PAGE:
First you have to understand that this fight isn’t about MOOCs vs. traditional colleges, or whether a college dropout with good GitHub profile is a better hire than someone with a CS degree from MIT. What we’re talking about is how you discover, exchange, and verify credentials, not how you get them.

There are 5 main contenders:

Mozilla’s Open Badge Initiative is a “pure play” technology for moving credentials earned into a shareable, portable, online profile. It allows any organization to use the Open Badge framework to “badge” any type of credential. However, it’s a technology without a business model. While Open Badges represent a powerful way to move credentials online, a new credentialing system requires a standard-bearer to establish and promote a marketplace in which critical mass of participants are interacting on the same terms. Interestingly, Pearson has just announced that they’re building a badge service, Acclaim, that’s built on Open Badges but it’s not clear what the model behind it will be.

LinkedIn is a big, established player. They’re important because they have so much mindshare among professionals that they’re a natural place to showcase credentials. However they don’t have any special expertise for acquiring or verifying them, nor have they shown significant traction among students and learners. LinkedIn might be a natural place for credentials to live, but some other entity has to actually certify them as Reid Hoffman said in his post.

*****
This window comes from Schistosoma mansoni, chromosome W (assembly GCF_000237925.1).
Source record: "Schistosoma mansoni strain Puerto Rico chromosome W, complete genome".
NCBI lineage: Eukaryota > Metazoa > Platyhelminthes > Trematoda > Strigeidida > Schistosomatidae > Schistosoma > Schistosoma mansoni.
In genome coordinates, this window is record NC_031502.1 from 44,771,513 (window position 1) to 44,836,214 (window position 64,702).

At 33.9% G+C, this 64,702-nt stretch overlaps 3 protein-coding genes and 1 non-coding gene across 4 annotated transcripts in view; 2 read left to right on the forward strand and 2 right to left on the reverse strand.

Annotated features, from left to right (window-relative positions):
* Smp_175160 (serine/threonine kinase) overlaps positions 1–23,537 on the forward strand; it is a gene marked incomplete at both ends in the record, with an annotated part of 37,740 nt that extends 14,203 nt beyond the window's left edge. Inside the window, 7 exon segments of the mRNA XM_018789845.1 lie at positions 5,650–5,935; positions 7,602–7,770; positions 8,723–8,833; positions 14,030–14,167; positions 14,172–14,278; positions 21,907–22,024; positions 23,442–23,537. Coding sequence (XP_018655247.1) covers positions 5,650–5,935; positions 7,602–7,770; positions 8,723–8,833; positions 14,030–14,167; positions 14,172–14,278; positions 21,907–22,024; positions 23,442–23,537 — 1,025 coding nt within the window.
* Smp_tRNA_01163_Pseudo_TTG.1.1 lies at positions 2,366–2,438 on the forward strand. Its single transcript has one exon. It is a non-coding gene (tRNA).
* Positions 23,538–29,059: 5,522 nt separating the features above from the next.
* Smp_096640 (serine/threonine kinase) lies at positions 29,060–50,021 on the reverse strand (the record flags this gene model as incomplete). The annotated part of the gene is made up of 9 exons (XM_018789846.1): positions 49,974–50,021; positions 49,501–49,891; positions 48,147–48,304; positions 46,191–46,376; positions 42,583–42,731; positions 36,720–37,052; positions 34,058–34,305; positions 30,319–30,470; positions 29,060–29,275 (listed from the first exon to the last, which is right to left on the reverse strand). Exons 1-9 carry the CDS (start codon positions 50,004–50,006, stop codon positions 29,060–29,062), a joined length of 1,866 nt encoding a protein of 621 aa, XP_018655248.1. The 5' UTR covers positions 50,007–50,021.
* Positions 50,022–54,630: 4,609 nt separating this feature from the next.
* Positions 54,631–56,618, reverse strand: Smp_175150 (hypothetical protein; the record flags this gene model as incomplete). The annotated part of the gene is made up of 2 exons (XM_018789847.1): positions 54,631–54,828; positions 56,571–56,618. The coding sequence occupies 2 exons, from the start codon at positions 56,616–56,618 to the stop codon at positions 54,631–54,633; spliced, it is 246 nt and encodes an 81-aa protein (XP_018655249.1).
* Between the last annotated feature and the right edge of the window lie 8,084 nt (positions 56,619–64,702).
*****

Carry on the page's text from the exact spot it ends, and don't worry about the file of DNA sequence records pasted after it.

Blackboard just bought MyEdu, a course-planning startup that was attempting to pivot to a student-profile site. Adding student-driven profiles to Blackboard’s LMS platform could connect the dots between learning activity and their public outcomes, giving Blackboard a natural path from education to credentials. Blackboard also has deep and rich relationships with thousands of educational institutions. On the downside, Blackboard’s market penetration is almost exclusively in education, so finding a way to deploy their credentials infrastructure beyond that could be challenging.

Parchment doesn’t start with profiles; instead, it’s a secure document exchange technology that’s sold to schools for easily transferring transcripts among high schools, colleges, and other institutions that require a verified transcript. They build a viral distribution model that encourages adoption by schools and has driven broad penetration in K-12 and higher ed. Now, they are aiming to allow students to own and display their Parchment data as verified credentials. This model benefits from having the institution create data for the students based on their verified learning outcomes, so user acquisition isn’t an issue. However, they’ll have to move beyond the transcript-driven use case to be a true credentials-exchange platform.